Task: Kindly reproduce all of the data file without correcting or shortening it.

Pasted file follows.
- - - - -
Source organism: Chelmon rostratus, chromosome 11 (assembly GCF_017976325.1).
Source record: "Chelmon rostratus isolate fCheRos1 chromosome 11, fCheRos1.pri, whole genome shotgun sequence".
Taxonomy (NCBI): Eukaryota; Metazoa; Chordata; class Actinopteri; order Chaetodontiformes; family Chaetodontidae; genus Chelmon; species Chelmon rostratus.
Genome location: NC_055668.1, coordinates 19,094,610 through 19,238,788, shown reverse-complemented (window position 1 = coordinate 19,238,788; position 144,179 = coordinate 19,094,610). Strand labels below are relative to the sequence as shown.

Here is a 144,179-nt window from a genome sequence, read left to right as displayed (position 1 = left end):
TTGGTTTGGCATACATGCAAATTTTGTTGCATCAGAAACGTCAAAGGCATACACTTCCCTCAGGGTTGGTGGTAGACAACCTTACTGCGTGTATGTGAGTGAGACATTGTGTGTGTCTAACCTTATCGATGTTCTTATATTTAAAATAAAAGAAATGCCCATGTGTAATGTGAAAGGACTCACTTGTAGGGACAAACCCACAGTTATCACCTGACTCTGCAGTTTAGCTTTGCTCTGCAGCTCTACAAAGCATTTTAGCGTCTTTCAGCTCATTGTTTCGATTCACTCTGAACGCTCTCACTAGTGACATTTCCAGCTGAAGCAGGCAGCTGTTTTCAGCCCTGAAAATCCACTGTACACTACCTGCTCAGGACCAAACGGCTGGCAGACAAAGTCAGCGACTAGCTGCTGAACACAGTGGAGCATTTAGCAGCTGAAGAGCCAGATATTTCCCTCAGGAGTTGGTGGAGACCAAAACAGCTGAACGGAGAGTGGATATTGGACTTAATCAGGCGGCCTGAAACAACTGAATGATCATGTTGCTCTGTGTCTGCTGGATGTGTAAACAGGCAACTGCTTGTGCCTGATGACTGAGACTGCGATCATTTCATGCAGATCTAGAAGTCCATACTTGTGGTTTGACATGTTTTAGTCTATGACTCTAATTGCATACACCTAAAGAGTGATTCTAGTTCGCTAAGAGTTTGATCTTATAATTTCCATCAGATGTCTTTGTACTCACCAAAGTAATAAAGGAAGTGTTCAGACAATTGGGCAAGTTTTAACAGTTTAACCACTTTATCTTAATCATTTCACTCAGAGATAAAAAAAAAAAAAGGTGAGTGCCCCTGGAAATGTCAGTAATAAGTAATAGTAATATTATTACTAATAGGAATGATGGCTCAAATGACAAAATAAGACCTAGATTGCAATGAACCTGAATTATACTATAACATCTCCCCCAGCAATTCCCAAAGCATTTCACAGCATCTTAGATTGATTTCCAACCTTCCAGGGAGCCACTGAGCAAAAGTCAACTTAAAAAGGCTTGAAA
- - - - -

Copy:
Source organism: Chelmon rostratus, chromosome 11 (assembly GCF_017976325.1).
Source record: "Chelmon rostratus isolate fCheRos1 chromosome 11, fCheRos1.pri, whole genome shotgun sequence".
Taxonomy (NCBI): Eukaryota; Metazoa; Chordata; class Actinopteri; order Chaetodontiformes; family Chaetodontidae; genus Chelmon; species Chelmon rostratus.
Genome location: NC_055668.1, coordinates 19,094,610 through 19,238,788, shown reverse-complemented (window position 1 = coordinate 19,238,788; position 144,179 = coordinate 19,094,610). Strand labels below are relative to the sequence as shown.

Here is a 144,179-nt window from a genome sequence, read left to right as displayed (position 1 = left end):
TTGGTTTGGCATACATGCAAATTTTGTTGCATCAGAAACGTCAAAGGCATACACTTCCCTCAGGGTTGGTGGTAGACAACCTTACTGCGTGTATGTGAGTGAGACATTGTGTGTGTCTAACCTTATCGATGTTCTTATATTTAAAATAAAAGAAATGCCCATGTGTAATGTGAAAGGACTCACTTGTAGGGACAAACCCACAGTTATCACCTGACTCTGCAGTTTAGCTTTGCTCTGCAGCTCTACAAAGCATTTTAGCGTCTTTCAGCTCATTGTTTCGATTCACTCTGAACGCTCTCACTAGTGACATTTCCAGCTGAAGCAGGCAGCTGTTTTCAGCCCTGAAAATCCACTGTACACTACCTGCTCAGGACCAAACGGCTGGCAGACAAAGTCAGCGACTAGCTGCTGAACACAGTGGAGCATTTAGCAGCTGAAGAGCCAGATATTTCCCTCAGGAGTTGGTGGAGACCAAAACAGCTGAACGGAGAGTGGATATTGGACTTAATCAGGCGGCCTGAAACAACTGAATGATCATGTTGCTCTGTGTCTGCTGGATGTGTAAACAGGCAACTGCTTGTGCCTGATGACTGAGACTGCGATCATTTCATGCAGATCTAGAAGTCCATACTTGTGGTTTGACATGTTTTAGTCTATGACTCTAATTGCATACACCTAAAGAGTGATTCTAGTTCGCTAAGAGTTTGATCTTATAATTTCCATCAGATGTCTTTGTACTCACCAAAGTAATAAAGGAAGTGTTCAGACAATTGGGCAAGTTTTAACAGTTTAACCACTTTATCTTAATCATTTCACTCAGAGATAAAAAAAAAAAAAGGTGAGTGCCCCTGGAAATGTCAGTAATAAGTAATAGTAATATTATTACTAATAGGAATGATGGCTCAAATGACAAAATAAGACCTAGATTGCAATGAACCTGAATTATACTATAACATCTCCCCCAGCAATTCCCAAAGCATTTCACAGCATCTTAGATTGATTTCCAACCTTCCAGGGAGCCACTGAGCAAAAGTCAACTTAAAAAGGCTTGAAA